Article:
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First-Ever Human Trial For Cannabis and Dementia Begins Now

Written by Alexandra Hicks

The Institute for Health Research at University of Notre Dame (UNDA) in Western Australia just announced the start of their unprecedented research to learn how cannabis compounds can be used to treat the symptoms of dementia.

After nearly two years of meticulous planning, UNDA is officially starting the clinical trials to discover the impact of cannabis on dementia. The research team at UNDA will be sourcing their cannabinoid extract from MGC Pharma – an established grower, producer, and processor. The extract will come in the form of an oral spray with at 3:2 ratio of THC:CBD.

The study followed 10 females with severe dementia so far, but will eventually expand to a total of 50 participants over the next year – making it one of the largest studies in this particular field. For now, they will be looking at participants who live in accredited care facilities for the elderly or disabled – to ensure safety of the participants.

According to preliminary observations noted by team lead Dr. Amanda Timler, subjects demonstrated a “40 percent reduction in behavioral concerns and a 50 percent reduction in rigidity after two months of use.”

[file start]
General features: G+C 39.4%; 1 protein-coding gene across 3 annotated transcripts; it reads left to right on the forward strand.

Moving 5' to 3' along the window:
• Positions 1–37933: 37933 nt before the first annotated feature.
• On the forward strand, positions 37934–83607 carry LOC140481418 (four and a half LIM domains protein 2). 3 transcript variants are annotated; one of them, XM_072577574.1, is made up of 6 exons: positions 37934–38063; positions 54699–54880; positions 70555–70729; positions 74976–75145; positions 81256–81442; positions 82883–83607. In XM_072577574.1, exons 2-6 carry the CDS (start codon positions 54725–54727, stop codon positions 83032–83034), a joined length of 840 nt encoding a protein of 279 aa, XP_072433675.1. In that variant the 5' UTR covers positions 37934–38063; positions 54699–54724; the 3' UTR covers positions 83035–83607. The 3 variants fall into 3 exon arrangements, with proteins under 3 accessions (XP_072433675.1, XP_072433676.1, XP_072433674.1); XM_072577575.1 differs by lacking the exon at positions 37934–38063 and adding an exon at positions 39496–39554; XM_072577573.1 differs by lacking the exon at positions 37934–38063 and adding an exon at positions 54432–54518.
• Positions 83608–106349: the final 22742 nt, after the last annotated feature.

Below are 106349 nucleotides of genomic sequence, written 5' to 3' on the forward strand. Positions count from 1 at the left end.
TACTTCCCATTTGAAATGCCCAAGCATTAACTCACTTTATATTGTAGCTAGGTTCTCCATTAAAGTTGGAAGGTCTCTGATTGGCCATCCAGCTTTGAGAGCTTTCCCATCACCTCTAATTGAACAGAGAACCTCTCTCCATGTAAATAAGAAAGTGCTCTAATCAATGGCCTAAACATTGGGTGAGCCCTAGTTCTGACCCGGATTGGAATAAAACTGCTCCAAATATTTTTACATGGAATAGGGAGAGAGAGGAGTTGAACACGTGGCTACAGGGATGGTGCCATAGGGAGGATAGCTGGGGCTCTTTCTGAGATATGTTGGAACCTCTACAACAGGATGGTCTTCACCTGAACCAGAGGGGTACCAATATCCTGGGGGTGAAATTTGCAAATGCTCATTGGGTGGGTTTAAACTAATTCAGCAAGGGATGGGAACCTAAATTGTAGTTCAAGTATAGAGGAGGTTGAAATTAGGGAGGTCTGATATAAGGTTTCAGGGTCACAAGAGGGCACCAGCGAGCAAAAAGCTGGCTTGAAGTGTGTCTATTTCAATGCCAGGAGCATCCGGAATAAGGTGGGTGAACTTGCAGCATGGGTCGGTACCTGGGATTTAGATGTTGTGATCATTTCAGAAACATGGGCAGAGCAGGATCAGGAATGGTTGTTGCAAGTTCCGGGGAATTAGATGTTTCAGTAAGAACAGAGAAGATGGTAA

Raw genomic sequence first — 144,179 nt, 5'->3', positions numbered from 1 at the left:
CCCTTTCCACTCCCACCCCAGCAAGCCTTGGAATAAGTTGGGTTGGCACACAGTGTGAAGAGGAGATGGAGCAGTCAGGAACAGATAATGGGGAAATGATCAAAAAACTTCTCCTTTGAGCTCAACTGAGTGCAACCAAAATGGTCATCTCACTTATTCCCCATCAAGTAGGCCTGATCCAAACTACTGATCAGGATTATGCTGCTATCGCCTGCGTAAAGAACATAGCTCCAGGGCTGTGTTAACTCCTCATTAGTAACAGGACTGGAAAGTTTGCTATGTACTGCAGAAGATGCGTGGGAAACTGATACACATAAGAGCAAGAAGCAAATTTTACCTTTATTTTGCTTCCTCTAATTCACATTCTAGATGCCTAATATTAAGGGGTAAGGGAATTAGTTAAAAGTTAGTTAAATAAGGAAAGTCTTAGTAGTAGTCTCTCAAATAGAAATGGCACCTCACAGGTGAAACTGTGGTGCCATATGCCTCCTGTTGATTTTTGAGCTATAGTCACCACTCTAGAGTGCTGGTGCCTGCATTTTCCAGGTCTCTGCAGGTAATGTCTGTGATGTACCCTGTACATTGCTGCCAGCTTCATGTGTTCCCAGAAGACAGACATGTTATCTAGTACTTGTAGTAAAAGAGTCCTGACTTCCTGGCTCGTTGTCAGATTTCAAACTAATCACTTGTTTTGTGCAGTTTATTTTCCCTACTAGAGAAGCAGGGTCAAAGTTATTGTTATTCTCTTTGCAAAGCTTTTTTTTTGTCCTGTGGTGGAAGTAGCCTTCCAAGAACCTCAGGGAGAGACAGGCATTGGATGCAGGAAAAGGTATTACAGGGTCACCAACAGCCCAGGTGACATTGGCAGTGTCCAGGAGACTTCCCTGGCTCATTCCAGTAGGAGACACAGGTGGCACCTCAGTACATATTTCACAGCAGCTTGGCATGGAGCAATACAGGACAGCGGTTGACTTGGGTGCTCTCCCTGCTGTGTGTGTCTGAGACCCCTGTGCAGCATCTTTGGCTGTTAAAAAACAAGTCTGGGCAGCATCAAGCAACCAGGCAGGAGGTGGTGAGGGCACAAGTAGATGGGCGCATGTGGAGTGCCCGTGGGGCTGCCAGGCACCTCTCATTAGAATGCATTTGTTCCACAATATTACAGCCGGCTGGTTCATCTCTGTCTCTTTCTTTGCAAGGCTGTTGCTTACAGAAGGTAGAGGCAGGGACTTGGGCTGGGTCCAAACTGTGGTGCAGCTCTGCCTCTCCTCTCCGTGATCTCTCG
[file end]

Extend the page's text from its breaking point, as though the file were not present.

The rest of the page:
To further elaborate, cannabis made a positive change for the following symptoms: agitation, aggression, problems with appetite, and difficulty sleeping – all of which are the most common complications associated with dementia.

In an email exchange with the Cannabis Business Times, Dr. Timler discussed the origins of her interest in cannabis, as well as her plans for the future:

“For me, I have a great interest in the area of medicinal cannabis as there are so many therapeutic properties that seem to benefit a range of conditions, so I am interested in how this medication can help to treat dementia as it is a complex condition, with no cure. The number of family members that I have spoken to since the start of this project who just want someone to talk to is overwhelming as the medication being used do not always work or make symptoms worse.”

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About the author

Alexandra Hicks

Managing editor at Cannadelics and U.S based journalist, helping spread the word about the many benefits of using cannabis and psychedelics.